UK Supermarket giants merger talks but will Australia be next?

Posted by AFN Staff Writers on 30th April 2018

Sainsbury’s and Asda, the UK’s second and third largest supermarket chains, are currently in the middle of merger talks.

If the merger goes ahead, the two businesses combined would have a 31.4 per cent share of the UK supermarket industry.

The new business would have almost 3,000 stores and an average annual sales turnover of around 50 billion pounds.

Both Sainsbury’s and Asda together cover a wide range of product categories outside of grocery including clothes, furniture and optical services.

The merger comes after a period where German discount supermarkets Aldi and Lidl have set up shop in the UK offering local shoppers a wide range of cheap products.

Amazon is also operational in the UK, offering an online shopping option.

Will the merger be allowed to go ahead?

Questions have been raised as to whether the UK’s market regulator, Competition and Markets Authority (CMA), will approve a merger between Sainsbury and Asda.

Although new competition has entered the UK market – Aldi, Lidl and Amazon – there are still only four major supermarkets in the UK, two of which are Sainsbury and Asda. The other two are Tesco and Morrisons.

A financial reporter in The Guardian Nils Pratley, says a merger plan of the two companies will result in the UK’s “biggest competition inquiry in years”. He believes the argument that Aldi, Lidl and Amazon constitute enough competition in the UK to keep things fair would be a hard argument for the regulator to swallow.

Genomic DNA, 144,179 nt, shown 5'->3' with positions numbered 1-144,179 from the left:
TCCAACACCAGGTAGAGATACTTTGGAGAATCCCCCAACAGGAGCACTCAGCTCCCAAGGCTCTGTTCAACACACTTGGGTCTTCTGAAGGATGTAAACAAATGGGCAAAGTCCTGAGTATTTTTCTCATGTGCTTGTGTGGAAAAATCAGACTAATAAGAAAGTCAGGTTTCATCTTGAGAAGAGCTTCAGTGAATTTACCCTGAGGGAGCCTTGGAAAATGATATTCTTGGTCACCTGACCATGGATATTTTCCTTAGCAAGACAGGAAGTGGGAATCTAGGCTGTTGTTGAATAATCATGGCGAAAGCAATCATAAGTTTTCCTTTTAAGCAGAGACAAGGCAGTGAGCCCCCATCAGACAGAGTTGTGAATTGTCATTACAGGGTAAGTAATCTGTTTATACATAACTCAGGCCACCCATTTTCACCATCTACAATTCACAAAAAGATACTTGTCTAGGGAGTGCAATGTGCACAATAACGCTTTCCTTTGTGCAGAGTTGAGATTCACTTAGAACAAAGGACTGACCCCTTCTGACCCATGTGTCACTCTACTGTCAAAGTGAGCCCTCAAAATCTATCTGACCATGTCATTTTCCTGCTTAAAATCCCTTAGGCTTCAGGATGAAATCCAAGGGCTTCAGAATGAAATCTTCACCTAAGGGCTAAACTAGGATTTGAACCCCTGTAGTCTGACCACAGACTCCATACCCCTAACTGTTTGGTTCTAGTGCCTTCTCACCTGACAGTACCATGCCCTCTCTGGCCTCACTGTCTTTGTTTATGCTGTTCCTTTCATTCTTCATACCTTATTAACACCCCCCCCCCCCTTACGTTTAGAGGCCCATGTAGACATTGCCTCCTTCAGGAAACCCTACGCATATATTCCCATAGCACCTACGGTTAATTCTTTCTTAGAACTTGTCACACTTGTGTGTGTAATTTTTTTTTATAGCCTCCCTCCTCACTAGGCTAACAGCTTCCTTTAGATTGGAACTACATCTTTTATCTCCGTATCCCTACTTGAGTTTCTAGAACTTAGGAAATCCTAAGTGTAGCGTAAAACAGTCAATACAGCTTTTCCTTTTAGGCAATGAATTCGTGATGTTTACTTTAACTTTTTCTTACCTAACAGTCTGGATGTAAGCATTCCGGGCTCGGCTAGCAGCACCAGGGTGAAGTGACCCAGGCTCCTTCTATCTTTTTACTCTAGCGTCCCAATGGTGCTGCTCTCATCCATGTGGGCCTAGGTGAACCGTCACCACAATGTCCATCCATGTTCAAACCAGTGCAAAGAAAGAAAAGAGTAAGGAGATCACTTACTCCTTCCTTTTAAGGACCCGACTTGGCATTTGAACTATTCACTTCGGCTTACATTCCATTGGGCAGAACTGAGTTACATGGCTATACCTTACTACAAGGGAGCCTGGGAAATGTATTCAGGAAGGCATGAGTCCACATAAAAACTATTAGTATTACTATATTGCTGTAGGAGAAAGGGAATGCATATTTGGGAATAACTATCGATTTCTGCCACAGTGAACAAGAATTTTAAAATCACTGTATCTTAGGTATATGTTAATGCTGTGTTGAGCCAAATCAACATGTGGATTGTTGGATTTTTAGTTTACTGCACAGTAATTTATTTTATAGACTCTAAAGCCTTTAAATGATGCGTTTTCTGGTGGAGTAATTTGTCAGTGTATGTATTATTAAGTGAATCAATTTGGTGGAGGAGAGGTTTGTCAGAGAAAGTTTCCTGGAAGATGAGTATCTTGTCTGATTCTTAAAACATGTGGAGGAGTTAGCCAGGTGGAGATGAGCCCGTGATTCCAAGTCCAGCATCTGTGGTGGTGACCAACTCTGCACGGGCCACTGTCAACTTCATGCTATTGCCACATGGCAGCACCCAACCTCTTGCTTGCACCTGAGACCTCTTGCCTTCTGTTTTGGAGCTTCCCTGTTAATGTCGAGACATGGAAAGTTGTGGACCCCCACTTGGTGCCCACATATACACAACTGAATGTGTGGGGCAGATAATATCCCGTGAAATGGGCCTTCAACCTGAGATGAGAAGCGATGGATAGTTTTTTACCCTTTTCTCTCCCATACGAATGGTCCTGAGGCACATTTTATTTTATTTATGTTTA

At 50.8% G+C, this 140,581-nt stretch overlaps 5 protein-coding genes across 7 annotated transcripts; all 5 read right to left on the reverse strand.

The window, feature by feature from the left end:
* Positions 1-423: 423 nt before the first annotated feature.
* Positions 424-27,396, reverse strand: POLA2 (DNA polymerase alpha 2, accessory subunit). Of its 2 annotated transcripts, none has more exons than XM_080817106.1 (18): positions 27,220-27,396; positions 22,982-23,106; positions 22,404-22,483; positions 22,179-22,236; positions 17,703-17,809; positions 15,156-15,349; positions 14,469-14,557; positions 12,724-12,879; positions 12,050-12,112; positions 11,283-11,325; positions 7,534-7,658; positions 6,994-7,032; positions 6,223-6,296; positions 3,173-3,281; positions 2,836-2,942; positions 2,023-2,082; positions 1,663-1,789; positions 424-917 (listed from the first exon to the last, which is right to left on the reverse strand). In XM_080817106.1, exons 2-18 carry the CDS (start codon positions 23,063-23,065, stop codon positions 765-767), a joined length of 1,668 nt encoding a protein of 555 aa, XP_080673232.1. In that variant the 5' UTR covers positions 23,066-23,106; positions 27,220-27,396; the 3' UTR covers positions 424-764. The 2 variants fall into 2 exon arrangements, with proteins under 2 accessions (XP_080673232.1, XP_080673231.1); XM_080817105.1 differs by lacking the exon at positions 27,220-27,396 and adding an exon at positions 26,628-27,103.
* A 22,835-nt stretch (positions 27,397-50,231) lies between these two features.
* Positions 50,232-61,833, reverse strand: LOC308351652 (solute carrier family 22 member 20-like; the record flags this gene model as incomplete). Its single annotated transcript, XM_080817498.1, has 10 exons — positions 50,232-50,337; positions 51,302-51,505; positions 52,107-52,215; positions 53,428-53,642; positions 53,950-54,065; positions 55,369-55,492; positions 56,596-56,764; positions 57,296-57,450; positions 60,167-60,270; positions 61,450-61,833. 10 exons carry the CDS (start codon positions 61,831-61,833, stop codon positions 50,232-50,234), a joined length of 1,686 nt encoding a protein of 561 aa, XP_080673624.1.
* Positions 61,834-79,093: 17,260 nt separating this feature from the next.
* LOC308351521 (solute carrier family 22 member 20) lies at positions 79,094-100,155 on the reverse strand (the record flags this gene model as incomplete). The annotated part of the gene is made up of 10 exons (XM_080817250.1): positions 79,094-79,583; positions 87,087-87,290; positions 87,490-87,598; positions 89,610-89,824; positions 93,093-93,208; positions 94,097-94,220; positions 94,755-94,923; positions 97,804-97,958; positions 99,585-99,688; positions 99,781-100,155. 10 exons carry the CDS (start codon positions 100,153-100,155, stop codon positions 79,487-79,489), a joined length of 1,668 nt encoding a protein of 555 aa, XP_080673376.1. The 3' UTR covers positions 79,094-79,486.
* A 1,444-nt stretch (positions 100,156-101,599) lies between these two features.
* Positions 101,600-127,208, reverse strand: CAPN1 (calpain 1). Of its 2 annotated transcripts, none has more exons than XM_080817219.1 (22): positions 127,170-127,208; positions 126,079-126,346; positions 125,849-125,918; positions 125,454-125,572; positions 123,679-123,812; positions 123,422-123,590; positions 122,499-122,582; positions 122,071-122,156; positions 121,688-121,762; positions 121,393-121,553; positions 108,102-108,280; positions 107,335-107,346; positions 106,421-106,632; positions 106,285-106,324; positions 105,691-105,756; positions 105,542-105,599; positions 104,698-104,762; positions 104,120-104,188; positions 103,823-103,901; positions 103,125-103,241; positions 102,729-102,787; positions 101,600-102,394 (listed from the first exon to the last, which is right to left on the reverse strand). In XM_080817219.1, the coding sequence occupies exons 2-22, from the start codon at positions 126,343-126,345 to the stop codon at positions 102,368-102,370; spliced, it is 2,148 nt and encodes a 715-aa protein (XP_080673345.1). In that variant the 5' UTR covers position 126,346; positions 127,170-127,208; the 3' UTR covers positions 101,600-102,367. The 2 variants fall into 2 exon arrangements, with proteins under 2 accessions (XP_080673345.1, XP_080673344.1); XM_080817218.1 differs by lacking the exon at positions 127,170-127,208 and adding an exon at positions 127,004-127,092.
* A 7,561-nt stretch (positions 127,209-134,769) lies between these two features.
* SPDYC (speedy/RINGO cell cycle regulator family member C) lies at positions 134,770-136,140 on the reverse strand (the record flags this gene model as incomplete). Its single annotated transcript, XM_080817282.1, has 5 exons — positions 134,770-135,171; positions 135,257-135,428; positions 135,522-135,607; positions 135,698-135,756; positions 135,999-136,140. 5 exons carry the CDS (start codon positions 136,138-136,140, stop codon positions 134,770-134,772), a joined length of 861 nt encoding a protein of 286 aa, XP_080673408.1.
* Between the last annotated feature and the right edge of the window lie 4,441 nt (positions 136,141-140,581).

There is also concern of big job losses since a merger would eliminate doubling up of many positions.

Could similar merger activities occur in Australia? Australian Food News comment:

  1. News of a possible Sainsbury and Asda merger comes after Wesfarmers announced in March 2018 that it plans to spin-off Coles supermarkets. This UK proposed merger spurs the question whether a similar supermarket merger could happen in Australia.
  2. With the Australian supermarket landscape similar to the UK’s, Australia’s regulator, the Australian Competition and Consumer Commission (ACCC) would be heavily involved in any similar proposal.
  3. The growth of online grocery shopping presents a major challenge. Some are predicting a retail catastrophe. This may result into a downturn for shopping mall traffic. The other recent trends encouraging fresh food consumption, local production and marketing emphasis on fresh and local produce as opposed to packaged foods with preservatives and long food supply chains also present new challenges to the major supermarkets.
  4.  A merger is usually an opportunity for industry rationalisation in an era of great market shifts and big technological changes.

It would also no doubt find it hard to swallow that such a merger would be fair game in Australia with the country’s supermarket landscape also dominated by only a small number of players.

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